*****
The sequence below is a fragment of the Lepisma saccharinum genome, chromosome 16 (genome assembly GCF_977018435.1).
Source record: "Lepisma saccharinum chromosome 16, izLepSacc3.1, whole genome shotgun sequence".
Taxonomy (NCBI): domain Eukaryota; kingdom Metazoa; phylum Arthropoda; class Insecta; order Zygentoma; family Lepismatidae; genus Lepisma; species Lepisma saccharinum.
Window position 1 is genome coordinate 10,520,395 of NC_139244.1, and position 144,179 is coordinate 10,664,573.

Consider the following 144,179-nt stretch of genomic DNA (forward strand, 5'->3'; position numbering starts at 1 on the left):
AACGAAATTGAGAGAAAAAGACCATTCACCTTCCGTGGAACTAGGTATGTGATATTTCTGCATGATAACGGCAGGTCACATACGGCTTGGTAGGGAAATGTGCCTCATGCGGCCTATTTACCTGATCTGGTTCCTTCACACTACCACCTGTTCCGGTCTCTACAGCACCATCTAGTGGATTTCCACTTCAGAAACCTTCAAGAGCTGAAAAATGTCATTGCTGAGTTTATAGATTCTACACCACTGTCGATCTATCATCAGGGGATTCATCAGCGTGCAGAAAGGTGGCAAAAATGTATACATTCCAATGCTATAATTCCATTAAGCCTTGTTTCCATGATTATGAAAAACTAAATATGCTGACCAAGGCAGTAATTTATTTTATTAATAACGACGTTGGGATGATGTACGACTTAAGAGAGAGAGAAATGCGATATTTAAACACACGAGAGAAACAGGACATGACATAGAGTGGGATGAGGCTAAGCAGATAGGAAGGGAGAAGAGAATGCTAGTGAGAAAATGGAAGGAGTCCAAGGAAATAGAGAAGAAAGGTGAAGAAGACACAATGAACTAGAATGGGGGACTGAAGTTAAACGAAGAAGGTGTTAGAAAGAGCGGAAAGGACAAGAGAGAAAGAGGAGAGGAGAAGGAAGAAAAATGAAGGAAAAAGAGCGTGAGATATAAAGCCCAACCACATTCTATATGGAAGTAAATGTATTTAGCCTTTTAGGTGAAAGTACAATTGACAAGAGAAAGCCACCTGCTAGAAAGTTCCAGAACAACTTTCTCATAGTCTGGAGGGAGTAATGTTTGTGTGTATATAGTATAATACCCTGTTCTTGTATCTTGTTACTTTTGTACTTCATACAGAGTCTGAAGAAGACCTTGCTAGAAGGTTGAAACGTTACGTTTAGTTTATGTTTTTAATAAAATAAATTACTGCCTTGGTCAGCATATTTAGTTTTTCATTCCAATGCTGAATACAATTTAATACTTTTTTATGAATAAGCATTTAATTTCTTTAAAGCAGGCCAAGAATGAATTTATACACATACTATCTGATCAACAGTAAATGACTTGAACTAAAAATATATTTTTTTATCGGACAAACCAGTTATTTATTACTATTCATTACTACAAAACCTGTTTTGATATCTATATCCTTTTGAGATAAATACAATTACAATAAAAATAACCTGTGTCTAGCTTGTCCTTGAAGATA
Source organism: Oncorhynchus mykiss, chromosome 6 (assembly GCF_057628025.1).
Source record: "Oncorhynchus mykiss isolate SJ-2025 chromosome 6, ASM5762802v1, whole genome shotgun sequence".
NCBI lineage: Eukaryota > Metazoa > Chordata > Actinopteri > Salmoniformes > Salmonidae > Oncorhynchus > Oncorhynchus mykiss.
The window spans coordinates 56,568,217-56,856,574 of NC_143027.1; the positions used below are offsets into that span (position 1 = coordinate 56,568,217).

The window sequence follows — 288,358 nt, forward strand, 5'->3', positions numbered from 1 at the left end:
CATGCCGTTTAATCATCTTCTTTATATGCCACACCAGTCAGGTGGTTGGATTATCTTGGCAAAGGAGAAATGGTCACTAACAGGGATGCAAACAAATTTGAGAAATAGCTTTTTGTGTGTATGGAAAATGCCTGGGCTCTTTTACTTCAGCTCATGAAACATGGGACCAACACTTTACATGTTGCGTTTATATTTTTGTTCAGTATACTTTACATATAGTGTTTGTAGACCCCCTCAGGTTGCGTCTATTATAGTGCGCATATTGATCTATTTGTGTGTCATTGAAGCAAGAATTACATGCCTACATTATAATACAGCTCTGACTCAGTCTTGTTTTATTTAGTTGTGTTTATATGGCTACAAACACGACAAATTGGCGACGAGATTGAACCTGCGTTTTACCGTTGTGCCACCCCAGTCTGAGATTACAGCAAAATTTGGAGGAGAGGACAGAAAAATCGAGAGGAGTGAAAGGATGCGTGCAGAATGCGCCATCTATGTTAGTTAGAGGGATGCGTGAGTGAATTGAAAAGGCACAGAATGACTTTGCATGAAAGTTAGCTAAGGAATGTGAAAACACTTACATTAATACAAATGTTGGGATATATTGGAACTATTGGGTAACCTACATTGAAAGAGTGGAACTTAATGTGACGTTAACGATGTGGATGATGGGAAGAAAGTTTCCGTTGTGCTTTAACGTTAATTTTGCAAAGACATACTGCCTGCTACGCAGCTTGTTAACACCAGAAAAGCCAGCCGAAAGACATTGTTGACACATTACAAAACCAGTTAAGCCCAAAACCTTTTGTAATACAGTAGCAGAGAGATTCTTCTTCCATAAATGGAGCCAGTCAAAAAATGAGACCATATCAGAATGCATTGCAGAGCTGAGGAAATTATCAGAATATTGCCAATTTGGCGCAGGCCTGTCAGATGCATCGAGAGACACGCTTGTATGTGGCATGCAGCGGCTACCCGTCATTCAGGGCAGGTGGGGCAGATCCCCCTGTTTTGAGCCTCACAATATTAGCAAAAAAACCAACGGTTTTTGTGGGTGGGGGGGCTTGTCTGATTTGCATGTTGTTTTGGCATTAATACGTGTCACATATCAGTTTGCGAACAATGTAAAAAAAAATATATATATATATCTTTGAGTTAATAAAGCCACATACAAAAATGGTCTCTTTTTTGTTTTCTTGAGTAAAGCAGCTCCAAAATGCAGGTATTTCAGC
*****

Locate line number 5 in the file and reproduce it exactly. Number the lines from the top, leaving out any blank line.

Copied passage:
Consider the following 144,179-nt stretch of genomic DNA (forward strand, 5'->3'; position numbering starts at 1 on the left):